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Bulletin, June/July 2010
by Thom Haller
Richard Saul Wurman rose from his chair, extended his arm and presented a banana. “How do you get to the fruit?” he asked. The speaker looked out at the roomful of information architects attending the 11th annual IA Summit, where he was presenting the keynote address.
The 75 year-old champion for understanding described the challenges of opening the banana from the top, where it had been attached to a stem. He then presented another option, opening the banana from the bottom – a surprising choice for me, but not for the European at my left. Why would so many of us fight to open the banana from the top? “Because we always do it that way,” suggested Wurman. (Well, many of us do.) We don’t consider other options. “Why not?” Wurman mused aloud.
Richard Saul Wurman presents a metaphor at the 2010 Information Architecture Summit
Wurman holds a special place for those who practice information architecture. He coined the term in 1976, in part as a response to what he identified as limited perceptions of the word design. The term information architect grew from his desire to know rather than already knowing; and from his ignorance and curiosity rather than his intelligence and assumptions. So it’s not surprising that when Wurman presented keynote remarks at the recent IA Summit, he spoke of information architecture within the framework of a journey from not knowing to knowing. “That’s the magic of this business,” he told us.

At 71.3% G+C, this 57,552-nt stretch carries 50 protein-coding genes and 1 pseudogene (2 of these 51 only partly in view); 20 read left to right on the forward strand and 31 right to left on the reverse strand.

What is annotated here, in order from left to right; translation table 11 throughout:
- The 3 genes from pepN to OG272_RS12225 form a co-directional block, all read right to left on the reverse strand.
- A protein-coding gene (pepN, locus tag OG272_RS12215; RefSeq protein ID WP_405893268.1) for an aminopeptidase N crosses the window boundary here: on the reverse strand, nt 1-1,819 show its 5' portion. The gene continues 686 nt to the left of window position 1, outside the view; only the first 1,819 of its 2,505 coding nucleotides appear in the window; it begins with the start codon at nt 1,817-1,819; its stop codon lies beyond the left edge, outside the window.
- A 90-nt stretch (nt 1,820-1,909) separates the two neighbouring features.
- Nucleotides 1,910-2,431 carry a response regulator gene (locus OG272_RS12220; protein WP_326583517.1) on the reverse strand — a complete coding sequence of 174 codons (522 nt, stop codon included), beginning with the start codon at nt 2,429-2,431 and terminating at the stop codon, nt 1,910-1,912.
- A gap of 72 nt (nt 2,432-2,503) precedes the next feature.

How do we capture this magic? Passion makes a good beginning, according to Wurman. “The job is laced with a desire to systematically communicate to another human being.” Curiosity is also essential. “Ask questions,” says Wurman. “If you discover things don’t work, ask.”
Wurman also reminded the audience of the inherent structures in information: location, alpha/numerical structures, time, categories and hierarchies. “If there are more than five, I have yet to find them,” stated Wurman, but he says he’s still interested in looking.
New technologies delight him, and he shared his perceptions of the iPad. “It’s not a book. It’s not a collection of pages….You don’t have to have the metaphor of a page in your head.” He went on, “We are in the first moments of doing something.”
What does it mean to do something? We can start at that place of not knowing. What structures exist in the heads of others? What can we do to slice through complexity? How can we apply user-centered techniques to learn ways to help others understand? Can we find a better way to open a banana?
Wurman’s excitement in structuring information builds from his focus on understanding. When we overcome the fear of not knowing, possibilities abound.
Thom Haller, the Bulletin’s associate editor for information architecture, is a speaker, writer, user advocate and teacher of principles of performance-based information architecture and usability. Since 1998, Thom has taught classes on architecting usable web/Intranet sites. As a teacher, Thom enables students to structure information so people can find it, use it and appreciate the experience. He can be reached at thom<at>thomhaller.com
Articles in this Issue
IA Column: Possibilities Abound